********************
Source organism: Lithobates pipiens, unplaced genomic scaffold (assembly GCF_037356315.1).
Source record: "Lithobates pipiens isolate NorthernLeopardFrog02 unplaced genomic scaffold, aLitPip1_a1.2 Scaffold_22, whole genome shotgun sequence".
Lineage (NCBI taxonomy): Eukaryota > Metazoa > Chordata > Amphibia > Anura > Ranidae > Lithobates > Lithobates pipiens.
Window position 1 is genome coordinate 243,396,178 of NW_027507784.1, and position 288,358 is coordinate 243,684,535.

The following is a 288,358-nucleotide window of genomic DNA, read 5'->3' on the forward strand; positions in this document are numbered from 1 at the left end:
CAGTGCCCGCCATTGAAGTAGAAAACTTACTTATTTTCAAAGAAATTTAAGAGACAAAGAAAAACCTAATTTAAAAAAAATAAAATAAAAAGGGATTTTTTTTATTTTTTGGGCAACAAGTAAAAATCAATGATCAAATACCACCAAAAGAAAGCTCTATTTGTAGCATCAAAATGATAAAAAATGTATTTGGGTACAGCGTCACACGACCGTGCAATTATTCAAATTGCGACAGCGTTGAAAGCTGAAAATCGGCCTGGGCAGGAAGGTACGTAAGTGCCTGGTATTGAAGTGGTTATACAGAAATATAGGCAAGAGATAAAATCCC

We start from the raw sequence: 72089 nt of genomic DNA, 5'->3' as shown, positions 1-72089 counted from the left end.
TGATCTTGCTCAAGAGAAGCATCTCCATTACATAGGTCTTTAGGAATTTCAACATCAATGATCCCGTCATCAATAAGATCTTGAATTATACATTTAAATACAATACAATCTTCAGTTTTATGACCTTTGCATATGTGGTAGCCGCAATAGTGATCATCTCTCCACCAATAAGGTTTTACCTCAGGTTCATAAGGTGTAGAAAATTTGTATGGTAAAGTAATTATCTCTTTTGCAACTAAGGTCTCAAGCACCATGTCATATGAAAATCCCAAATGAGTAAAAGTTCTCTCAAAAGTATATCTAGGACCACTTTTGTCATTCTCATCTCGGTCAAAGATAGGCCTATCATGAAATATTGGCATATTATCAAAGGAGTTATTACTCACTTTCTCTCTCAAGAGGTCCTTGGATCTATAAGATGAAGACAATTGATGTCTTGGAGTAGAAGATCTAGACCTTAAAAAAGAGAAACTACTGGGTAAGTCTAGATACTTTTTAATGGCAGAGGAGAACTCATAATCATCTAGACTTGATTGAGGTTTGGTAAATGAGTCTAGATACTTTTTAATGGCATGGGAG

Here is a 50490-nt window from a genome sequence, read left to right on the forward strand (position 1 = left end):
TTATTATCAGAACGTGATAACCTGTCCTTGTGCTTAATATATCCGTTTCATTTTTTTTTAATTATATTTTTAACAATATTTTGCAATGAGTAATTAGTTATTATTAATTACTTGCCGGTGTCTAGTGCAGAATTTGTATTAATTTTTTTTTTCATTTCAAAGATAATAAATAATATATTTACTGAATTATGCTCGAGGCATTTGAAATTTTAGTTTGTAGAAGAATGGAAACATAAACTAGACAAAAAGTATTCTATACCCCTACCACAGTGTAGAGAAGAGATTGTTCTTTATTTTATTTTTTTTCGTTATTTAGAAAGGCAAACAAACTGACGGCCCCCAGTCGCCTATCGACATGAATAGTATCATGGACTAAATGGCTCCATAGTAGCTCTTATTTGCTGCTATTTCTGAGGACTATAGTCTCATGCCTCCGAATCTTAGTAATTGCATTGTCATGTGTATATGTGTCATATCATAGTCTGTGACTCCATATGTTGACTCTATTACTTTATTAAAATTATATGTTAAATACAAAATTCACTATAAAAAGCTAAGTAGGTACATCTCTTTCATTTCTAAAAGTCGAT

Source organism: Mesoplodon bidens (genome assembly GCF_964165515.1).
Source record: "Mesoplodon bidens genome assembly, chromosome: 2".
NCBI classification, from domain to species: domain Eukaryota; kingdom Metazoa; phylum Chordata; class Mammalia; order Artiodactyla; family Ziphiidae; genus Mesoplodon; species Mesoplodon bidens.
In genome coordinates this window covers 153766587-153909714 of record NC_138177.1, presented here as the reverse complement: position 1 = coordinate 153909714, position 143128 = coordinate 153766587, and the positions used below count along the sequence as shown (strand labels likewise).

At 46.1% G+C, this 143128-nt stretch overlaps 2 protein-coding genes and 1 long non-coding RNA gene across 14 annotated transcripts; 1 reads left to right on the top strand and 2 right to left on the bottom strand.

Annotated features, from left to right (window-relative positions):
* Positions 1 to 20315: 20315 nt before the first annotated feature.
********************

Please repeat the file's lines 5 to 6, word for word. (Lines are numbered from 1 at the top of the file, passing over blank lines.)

The following is a 288,358-nucleotide window of genomic DNA, read 5'->3' on the forward strand; positions in this document are numbered from 1 at the left end:
CAGTGCCCGCCATTGAAGTAGAAAACTTACTTATTTTCAAAGAAATTTAAGAGACAAAGAAAAACCTAATTTAAAAAAAATAAAATAAAAAGGGATTTTTTTTATTTTTTGGGCAACAAGTAAAAATCAATGATCAAATACCACCAAAAGAAAGCTCTATTTGTAGCATCAAAATGATAAAAAATGTATTTGGGTACAGCGTCACACGACCGTGCAATTATTCAAATTGCGACAGCGTTGAAAGCTGAAAATCGGCCTGGGCAGGAAGGTACGTAAGTGCCTGGTATTGAAGTGGTTATACAGAAATATAGGCAAGAGATAAAATCCC